Wrath of the Titans (Film) Review

Wrath of the Titans

Released: 30th March 2012
RRP: TBC
Director: Jonathan Liebesman
Starring: Sam Worthington, Gemma Arterton, Liam Neeson, Ralph Fiennes, Edgar Ramirez
Rating: PG-13
Running Time: 99

Its 3D effects are an improvement over its predecessor's, but in nearly every other respect, Wrath of the Titans fails to improve upon the stilted acting, wooden dialogue, and chaos-driven plot of the franchise's first installment.

A decade after his heroic defeat of the monstrous Kraken, Perseus-the demigod son of Zeus-is attempting to live a quieter life as a village fisherman and the sole parent to his 10-year old son, Helius. Meanwhile, a struggle for supremacy rages between the gods and the Titans. Dangerously weakened by humanity's lack of devotion, the gods are losing control of the imprisoned Titans and their ferocious leader, Kronos, father of the long-ruling brothers Zeus, Hades and Poseidon. Perseus cannot ignore his true calling when Hades, along with Zeus' godly son, Ares (Edgar Ramirez), switch loyalty and make a deal with Kronos to capture Zeus. The Titans' strength grows stronger as Zeus' remaining godly powers are siphoned... -- (C) Warner Bros.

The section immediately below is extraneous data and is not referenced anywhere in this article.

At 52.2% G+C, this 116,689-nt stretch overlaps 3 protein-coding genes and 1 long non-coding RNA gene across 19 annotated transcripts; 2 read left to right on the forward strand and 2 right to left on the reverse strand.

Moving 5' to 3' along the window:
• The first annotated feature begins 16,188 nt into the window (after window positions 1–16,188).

Mark Holcomb (Village Voice) said:
"What it lacks are the very elements that made the first movie such a surprise: wit and nerve."
Peter Travers (Rolling Stone) said:
"This feeble followup to 2010's godawful Clash of the Titans sucketh the mighty big one."
Anton Bitel (Film4) said:
"With its heavy sword passed down too many generations, this spectacular if tired sequel to a remake abounds in rehashed myths and second-hand ideas."
Andy Webster (New York Times) said:
"At least it doesn't take itself too seriously."
Claudia Puig (USA Today) said:
"While the special effects are sharper than in Clash of the Titans, the dialogue is equally uninspired."
Richard Corliss (TIME Magazine) said:
"Wrath radiates the straight-forward, straight-faced pleasures of the mytho-muscular epics, like Hercules and Jason and the Argonauts, produced in Europe a half-century ago."
Mark Olsen (Los Angeles Times) said:
"This is pure product, a movie desperately without energy or enthusiasm of any kind."
Peter Bradshaw (Guardian [UK]) said:
"Not quite wrath, more a persistant crossness, and in the case of Rosamund Pike's Andromeda, a kind of pained, headmistressy dismay."
Robbie Collin (Daily Telegraph) said:
"Cinemagoers who have come to expect poor writing in blockbusters may not be surprised by any of this, but what really startles is the way Wrath bungles its main draw: the visuals."


Trailer

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